We learn that, if you have begrudgingly made your home among aliens, if you’re isolated and plodding on through bitterness and regret in a place besieged at every side, if your friends are your enemies, and your hardscrabble pride is your dearest enemy-friend, if you are drunk and afraid, then take heart. The only time you should really start to worry is the moment you begin to like the taste of root beer.
But, most importantly: Worf. Worf Worf Worf. Worf.
4×03: The Visitor:
Do you enjoy weeping freely? Has it been too long since you’ve had a good, long, snotty, blotchy, call-everyone-you-love-at-an-inappropriate-hour cry? Well, here you go, buddy. Leave those embarrassing voicemails as the credits roll.
Oh, and just go ahead and keep right on weeping. Just segue straight from tragic family story into tragic love story.
See, in addition to questionable psychiatric practices, the majority of Trill society believes it’s taboo-level improper for the new hosts of symbionts who once knew each other to “re-associate”. I’m gonna just translate that to “make out and be in love forever omg”. This is supposedly for the good of the symbiont so that it can have new and various experiences in its ages-long slug life.
Like many people would when confronted with the gorgeous new host of their ex-wife, Jadzia Dax calls bullshit on that.
Oh, does she ever.
And from this we get what’s arguably Star Trek’s most direct treatment of queer relationships. Some argue that the outcome of this episode precludes it from being pro-LGBT. For me, it only made the story hit closer to home. Trill’s taboo against re-association is as dehumanizing and insulting as any modern law that drives people in love apart, that bleeds into society and diminishes the character of any person enforcing or affirming that law. It isn’t Trek as utopia, but it is absolutely Trek as worthwhile and passionate social commentary.
4×06: Starship Down:
Like many geeks, I’m a person who loves stories about teams, about constructed families. Unlikely alliances and unexpected friendships that end up being so, so rewarding. This episode deals with that beautifully. Worf gets his in to begin really gelling with the crew, Jadzia and Julian laugh together at the expense of early-seasons-Julian, Quark makes friends with James Cromwell, and Kira and Sisko are the best.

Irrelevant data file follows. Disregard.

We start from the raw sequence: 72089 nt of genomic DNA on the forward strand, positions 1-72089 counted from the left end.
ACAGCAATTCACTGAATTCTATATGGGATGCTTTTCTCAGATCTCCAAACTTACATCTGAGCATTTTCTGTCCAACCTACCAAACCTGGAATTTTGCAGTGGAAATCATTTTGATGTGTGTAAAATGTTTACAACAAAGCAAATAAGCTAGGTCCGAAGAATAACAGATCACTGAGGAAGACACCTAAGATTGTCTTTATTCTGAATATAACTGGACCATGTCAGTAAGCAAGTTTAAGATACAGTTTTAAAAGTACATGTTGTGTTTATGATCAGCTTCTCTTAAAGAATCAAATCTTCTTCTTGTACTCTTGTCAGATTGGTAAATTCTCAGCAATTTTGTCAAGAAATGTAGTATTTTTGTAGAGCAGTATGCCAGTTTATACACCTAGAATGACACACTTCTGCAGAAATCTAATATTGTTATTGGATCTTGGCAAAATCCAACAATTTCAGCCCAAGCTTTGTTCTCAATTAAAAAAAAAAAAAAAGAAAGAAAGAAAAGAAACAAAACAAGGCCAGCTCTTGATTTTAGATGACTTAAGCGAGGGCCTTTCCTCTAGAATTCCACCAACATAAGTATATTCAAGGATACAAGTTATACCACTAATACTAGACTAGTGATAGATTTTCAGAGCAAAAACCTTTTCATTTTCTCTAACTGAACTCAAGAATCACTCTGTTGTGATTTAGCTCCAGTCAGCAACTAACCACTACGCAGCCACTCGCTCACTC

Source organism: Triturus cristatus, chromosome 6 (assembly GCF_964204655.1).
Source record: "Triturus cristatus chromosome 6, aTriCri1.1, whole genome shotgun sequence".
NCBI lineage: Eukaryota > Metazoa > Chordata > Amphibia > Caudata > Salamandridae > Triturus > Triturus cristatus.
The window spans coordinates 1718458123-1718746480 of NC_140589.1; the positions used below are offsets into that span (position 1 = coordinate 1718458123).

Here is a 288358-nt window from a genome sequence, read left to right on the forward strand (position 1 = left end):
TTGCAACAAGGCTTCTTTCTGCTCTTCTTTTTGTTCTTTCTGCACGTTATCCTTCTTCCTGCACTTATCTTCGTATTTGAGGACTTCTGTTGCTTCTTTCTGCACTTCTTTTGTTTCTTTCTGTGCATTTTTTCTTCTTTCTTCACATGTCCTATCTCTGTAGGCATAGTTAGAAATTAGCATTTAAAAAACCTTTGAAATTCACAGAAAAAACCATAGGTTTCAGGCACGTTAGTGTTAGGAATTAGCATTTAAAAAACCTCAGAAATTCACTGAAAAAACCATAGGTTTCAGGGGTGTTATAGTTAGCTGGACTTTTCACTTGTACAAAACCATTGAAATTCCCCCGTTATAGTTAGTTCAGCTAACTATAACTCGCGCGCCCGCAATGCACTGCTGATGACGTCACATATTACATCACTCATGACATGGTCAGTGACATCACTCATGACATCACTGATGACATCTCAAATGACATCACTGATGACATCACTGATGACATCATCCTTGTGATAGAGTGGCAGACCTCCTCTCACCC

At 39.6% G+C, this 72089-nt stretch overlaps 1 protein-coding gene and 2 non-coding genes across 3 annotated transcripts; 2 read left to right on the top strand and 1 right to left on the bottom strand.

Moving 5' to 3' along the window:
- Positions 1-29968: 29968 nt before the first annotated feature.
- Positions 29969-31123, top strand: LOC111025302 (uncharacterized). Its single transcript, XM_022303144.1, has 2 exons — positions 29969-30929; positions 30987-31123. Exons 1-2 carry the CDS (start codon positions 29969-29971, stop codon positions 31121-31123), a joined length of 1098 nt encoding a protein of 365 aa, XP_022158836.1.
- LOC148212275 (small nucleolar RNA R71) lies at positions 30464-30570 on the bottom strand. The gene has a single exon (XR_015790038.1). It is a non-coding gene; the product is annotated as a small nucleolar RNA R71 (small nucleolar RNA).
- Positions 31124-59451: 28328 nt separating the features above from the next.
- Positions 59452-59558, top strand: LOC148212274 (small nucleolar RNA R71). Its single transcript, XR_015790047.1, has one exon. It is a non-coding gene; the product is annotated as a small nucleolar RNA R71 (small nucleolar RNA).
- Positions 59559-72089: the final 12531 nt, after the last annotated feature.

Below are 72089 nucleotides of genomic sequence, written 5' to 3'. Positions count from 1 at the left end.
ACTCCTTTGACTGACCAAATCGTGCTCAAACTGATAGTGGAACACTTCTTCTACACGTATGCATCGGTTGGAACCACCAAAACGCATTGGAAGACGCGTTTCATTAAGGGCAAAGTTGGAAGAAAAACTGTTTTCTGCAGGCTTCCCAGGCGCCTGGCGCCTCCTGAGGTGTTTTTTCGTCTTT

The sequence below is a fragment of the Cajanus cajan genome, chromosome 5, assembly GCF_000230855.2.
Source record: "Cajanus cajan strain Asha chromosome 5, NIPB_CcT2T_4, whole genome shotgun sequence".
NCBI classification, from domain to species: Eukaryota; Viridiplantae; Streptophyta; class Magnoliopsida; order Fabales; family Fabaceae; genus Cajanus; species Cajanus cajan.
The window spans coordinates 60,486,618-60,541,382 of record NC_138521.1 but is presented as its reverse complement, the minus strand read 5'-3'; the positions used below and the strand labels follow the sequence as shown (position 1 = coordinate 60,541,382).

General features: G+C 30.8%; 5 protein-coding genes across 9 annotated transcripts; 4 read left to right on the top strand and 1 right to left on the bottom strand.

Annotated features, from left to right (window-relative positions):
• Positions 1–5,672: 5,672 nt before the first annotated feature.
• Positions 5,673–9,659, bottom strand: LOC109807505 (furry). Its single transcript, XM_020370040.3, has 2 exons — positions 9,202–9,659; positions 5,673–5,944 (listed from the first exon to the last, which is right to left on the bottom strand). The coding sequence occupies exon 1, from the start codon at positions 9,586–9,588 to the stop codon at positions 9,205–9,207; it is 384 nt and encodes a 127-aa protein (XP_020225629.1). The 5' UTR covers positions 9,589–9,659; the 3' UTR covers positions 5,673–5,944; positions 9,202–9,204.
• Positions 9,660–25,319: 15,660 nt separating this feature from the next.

Kira’s “holy crap I am friends with the Emissary” grin is also the best.
In addition to all these Feelings, this is just a really great spaceship episode in classic submarine storytelling style.
4×07: Little Green Men:
Look at this.
Look at it.
Good, now go watch the episode.
4×10: Our Man Bashir:
It should be clear by now that I’m a woman of offbeat tastes. I’ve always wanted to meet a nice lady with a tapeworm so that I could date someone like Jadzia. I somehow found it in my heart to love early-seasons-Bashir. Bedazzled skintight jumpsuits, disproportionately long limbs, anime eyes and all. But do you want to know what really gets my engine revving?
Oh. Hello, there.
O-o-oh. Oh, I see.
Oh God, what are these feelings inside of me? What witchcraft are you working on me, Star Trek?
OMG now he’s bleeding he’s in a tuxedo and he’s bleeding this is the most amazing thing to ever happen to me in my life what do I do with my hands how do I go on living when this is over OMGOMGOMG
I’m told that some other things happen in this episode, but frankly I never noticed.
4×16: Bar Association:
Rom: labor union organizer.
4×20: Shattered Mirror:
Subtitle: Jake Sisko goes on the Best Vacation Ever! The trend of excellent space-therapy continues as Jake spends the weekend with the body-double of his dead mom. Captain Sisko isn’t entirely convinced of the wisdom of this.
Jake and dead mom double, however, are sure that nothing could possibly go wrong.
In other news, Regent Worf got the cream of the crop from the SPCA.
I’ve had this dream so many times.
There is some subtextual evidence in the dialogue that implies Regent Worf is not a leader of well-considered opinions:
GARAK: The Intendant was bad enough. She was irrational, accusatory, unappreciative. But at least…
WORF: At least what?
GARAK: At least I was able to please her now and then.
WORF: You are not my type.
Worf, how are you even in charge of anything ,what is wrong with you, ye gods.
4×22: For the Cause:
Up until this episode, my opinion of the Maquis was “pfft, boring, they’re humans”. But then this hits and it’s like whaaaat.
Kasidy’s Maquis??! Whaaaat.
And then you’re like okay, okay I can deal with that. The Sisko will persevere. Jake will add this onto the pile of mommy issues and move on. But then!
Whoa whoa wait but Odo totally liked you what whaaaaaaaaat.
The shit: it is real. Oh, and Garak goes on a date with a teenager. To be fair, she’s pretty great.
4×24: The Quickening:
I have had this song stuck in my head since 1996.
This is the episode where I can begin to feel okay about liking Doctor Bashir in all his colonialist glory. In an apt follow-up to Eddington’s Federation-as-homogenization tirade, Bashir finds himself neck-deep in his beloved ~frontier medicine in a place we’ll call The Planet of the Lepers.
I get the impression that Julian Bashir’s internal monologue sounds a lot like the content of a long series of pulp novels with racy covers and titles like Doctor Bashir And The Girl With Five Breasts, or Doctor Bashir Investigates: Where Are My Socks?, and in this particular instance Doctor Bashir– Among the Lepers! The great thing about our little ball of Starfleet-spiffy sunshine, though, is that he’s not that guy anywhere outside the holosuites. He doesn’t get the girl, and for the moment he’s no master of espionage. Heck, he can’t even cure one measly planet full of lepers. No matter how much he’s sure that he can.